Entitled Territories of Understanding: Conflict & Encounter, the organisers put on a thoroughly enjoyable event and I wanted to share a few quick thoughts that emerged during my stay in Northern Ireland.

The Present and Future of Translation Studies

Spread out over the course of two days, the conference’s twenty or so papers were slotted around keynote talks from leading translation studies scholars Susan Bassnett, Michael Cronin and Samia Bazzi.

While these big-name talks all provided ample food for thought (as you’d expect), reflecting the breadth of research in contemporary translation studies and showcasing what the (inter)discipline’s well-established scholars have to offer, there was much more to the conference than the chance to hear from a few translation heavyweights.

This was the first time I’d attended a specifically postgraduate conference and I was blown away as translation’s emerging scholars were provided with the leading voice. Talks were consistently excellent throughout, tackling a vast array of topics while centring around the notion of conflict and encounter, and the whole event was characterised by a universal willingness to share and discuss ideas.

Indeed, beyond enjoying two intense days of translation talk (what’s not to like about that, right?!), it was this postgraduate basis that really set the event apart. Having seen first-hand what this new generation has to offer, I left Belfast with no doubt that there is a bright future in store for translation studies.

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Moving beyond translation studies

Back in the present, one of the most pressing general issues facing current and future translation scholars alike (and something that is also a real concern in the translation profession) is the need to move beyond our own borders and demonstrate the complexity and relevance of translation to a wider audience.

As our ongoing preoccupation with expanding understandings of translation continues to take the area beyond traditional notions of a specifically linguistic activity, translation studies’ interdisciplinary appeal is becoming increasingly evident.

While such tightly focused conferences can often represent a case of preaching to the converted, talking up the merits of a subject to an audience of fully fledged enthusiasts, the range of high quality talks on offer from people based outside of translation studies demonstrated that this push beyond our borders is gathering increasing pace and garnering tangible results within the academic world.

Talks centring around discussions of politics, tourism and art seamlessly blended in alongside more traditional discussions of corpus linguistics and rhetoric and the conference gave a strong sense of the progress that has been made over the last few years.

But this expansion must also be accompanied by a note of caution. While these widening understandings of what translation can entail undoubtedly allow us greater scope in engaging with other fields, it seems that an already limited focus on using theory to inform the core practice of translation may be slipping further from our attention.

Aside from a few papers that did explore concrete examples of translation issues, direct concerns from translation and interpreting professionals were only briefly discussed during a round table discussion at the very end of the conference – a clear indication of the way in which such concerns are all too often relegated to the sidelines.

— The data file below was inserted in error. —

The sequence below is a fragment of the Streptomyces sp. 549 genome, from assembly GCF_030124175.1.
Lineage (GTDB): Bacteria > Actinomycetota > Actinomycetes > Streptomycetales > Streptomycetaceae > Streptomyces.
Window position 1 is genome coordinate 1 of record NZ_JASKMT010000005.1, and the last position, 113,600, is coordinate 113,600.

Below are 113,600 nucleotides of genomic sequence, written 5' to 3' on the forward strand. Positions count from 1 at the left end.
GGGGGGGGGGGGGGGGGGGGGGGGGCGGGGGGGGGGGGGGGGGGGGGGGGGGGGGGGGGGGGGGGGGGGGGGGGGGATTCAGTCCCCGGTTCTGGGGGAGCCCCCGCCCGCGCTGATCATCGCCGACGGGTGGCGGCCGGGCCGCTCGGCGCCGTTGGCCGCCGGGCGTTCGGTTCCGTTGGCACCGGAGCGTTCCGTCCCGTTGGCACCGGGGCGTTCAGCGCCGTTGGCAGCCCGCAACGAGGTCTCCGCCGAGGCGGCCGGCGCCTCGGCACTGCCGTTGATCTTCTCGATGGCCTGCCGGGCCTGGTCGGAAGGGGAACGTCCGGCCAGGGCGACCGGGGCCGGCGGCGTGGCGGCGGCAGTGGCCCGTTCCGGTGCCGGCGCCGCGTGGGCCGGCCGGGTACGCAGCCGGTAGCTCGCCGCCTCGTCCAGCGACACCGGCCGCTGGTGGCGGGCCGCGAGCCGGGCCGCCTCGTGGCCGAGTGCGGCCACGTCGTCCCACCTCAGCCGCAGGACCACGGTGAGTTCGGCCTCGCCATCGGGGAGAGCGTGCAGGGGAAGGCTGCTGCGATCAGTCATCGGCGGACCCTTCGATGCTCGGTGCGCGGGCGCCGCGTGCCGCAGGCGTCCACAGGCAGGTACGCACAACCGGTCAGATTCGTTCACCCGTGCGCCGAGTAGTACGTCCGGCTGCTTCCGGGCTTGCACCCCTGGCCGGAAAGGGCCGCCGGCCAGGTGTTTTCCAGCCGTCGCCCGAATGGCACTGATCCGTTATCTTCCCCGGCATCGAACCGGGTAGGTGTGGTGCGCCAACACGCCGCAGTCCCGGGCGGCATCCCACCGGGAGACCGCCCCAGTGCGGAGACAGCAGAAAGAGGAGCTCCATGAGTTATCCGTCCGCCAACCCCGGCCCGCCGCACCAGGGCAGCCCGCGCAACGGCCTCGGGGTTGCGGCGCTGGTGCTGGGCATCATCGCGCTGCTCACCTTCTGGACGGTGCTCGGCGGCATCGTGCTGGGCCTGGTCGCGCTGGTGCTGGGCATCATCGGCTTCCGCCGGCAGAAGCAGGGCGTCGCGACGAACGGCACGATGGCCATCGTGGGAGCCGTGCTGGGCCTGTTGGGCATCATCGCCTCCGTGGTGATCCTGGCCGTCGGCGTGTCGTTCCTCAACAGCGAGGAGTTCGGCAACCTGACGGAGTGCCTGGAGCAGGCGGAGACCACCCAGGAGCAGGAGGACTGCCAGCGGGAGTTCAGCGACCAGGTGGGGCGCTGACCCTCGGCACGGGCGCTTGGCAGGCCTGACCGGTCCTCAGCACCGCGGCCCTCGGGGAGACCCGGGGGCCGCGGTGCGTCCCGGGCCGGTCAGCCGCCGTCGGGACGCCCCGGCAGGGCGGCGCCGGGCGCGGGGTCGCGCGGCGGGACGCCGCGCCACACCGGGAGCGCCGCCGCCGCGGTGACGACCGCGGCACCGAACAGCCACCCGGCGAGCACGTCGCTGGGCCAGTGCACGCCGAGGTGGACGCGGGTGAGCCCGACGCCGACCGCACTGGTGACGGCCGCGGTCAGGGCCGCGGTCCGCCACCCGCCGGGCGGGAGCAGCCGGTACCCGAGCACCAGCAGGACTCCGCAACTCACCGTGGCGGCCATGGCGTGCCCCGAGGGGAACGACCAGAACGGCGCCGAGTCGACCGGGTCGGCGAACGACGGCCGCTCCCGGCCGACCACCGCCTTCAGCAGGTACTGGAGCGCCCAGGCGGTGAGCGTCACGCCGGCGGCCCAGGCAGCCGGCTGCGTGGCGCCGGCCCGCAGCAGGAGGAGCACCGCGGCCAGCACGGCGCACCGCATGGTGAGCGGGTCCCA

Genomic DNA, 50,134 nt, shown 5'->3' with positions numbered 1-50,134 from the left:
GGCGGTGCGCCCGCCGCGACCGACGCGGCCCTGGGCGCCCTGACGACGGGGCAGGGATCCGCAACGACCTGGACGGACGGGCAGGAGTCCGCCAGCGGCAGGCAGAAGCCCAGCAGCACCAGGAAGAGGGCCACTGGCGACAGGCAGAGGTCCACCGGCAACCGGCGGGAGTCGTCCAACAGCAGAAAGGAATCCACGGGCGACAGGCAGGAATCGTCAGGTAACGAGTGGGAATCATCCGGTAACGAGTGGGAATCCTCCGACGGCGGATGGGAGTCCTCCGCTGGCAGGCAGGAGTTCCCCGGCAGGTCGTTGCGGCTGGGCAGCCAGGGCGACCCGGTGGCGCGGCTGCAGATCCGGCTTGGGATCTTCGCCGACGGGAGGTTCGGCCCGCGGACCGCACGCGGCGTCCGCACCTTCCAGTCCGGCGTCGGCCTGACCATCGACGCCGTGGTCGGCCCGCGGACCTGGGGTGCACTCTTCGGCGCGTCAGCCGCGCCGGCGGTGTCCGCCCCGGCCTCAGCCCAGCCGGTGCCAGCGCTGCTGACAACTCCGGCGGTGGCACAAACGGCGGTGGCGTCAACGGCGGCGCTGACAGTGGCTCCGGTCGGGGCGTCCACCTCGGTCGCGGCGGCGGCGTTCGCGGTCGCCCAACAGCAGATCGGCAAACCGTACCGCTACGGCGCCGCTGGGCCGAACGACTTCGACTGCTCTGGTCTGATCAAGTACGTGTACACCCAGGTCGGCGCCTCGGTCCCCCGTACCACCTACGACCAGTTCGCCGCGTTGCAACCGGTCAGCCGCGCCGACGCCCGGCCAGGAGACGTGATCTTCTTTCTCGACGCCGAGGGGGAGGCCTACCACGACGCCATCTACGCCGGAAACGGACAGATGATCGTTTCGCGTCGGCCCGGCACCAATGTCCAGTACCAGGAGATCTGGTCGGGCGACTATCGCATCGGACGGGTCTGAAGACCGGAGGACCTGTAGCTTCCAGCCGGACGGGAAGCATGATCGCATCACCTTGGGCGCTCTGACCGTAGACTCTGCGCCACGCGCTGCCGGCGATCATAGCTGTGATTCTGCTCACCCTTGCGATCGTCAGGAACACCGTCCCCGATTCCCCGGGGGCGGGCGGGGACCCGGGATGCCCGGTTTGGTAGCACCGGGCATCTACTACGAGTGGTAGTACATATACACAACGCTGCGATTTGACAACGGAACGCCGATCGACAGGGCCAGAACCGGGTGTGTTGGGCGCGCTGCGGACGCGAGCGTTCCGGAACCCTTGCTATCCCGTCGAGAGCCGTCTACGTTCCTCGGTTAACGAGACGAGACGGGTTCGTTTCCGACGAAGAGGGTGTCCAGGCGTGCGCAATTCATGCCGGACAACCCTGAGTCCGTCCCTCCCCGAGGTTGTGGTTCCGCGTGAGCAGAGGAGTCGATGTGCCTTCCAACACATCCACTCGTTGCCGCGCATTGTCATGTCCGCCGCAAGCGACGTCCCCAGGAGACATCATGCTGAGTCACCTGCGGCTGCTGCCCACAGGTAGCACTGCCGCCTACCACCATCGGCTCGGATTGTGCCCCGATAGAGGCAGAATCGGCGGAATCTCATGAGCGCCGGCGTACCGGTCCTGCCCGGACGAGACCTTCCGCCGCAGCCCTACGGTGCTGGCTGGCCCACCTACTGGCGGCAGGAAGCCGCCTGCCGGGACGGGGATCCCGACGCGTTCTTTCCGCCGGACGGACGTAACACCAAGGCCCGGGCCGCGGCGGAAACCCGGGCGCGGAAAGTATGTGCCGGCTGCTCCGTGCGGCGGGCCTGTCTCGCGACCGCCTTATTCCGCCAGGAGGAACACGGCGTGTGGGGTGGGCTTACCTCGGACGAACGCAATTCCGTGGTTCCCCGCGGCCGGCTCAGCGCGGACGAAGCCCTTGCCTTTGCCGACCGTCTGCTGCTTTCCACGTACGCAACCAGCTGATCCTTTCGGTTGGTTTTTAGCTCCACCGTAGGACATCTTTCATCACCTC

Our core focus (which, for me at least, is that of translation as an interlingual transfer operation going from a source text to a target text) is becoming increasingly diluted and the acceptance of more abstract notions of translation, which are so powerful in extending a welcoming hand to neighboring disciplines, perhaps sees us running the risk of becoming disconnected with an important element of our discipline’s goal. That all-important sense of real-world applicability remains in danger of drifting out of sight – a concern that is not new but is well-worth reiterating.

Ultimately, however, my enduring impression of the conference is undoubtedly that of the considerable quality and the strong sense of direction within the young translation studies community. As the only translation studies PhD student at my university, it was great to get a real sense of what is happening in the wider community. What’s more, my enjoyment of the talks and the discussions that followed really confirmed that, one year into my translation research, I’m definitely working in the right area!

BONUS ODDITY: A poster for ‘Rough on Rats’ poison found during a flying visit to the Ulster museum. Enjoy…

Book Review: Experiences in Translation – Umberto Eco

Having recently picked up a copy of Umberto Eco’s Experiences in Translation during one of my all-too-frequent book buying sessions, today I thought I’d share a quick review with you lovely people.

For those of you who have never come across Eco before, he is an Italian semiotician, essayist, philosopher, literary critic, novelist and (most importantly for us) translator. While he is perhaps best known for his 1980 work Il nome della rosa (The Name of the Rose), his list of publications includes many academic texts, essays and even children’s books.

Experiences in Translation is a short book in two halves based on a series of lectures on translation given by Eco in 1998. The first half sees Eco reflect on translation by referring to his own personal experiences (including both him doing the translating and others translating his works) while the second looks at the more theoretical side of things, using Roman Jakobson’s three different types of translation to spark a discussion into what constitutes translation proper.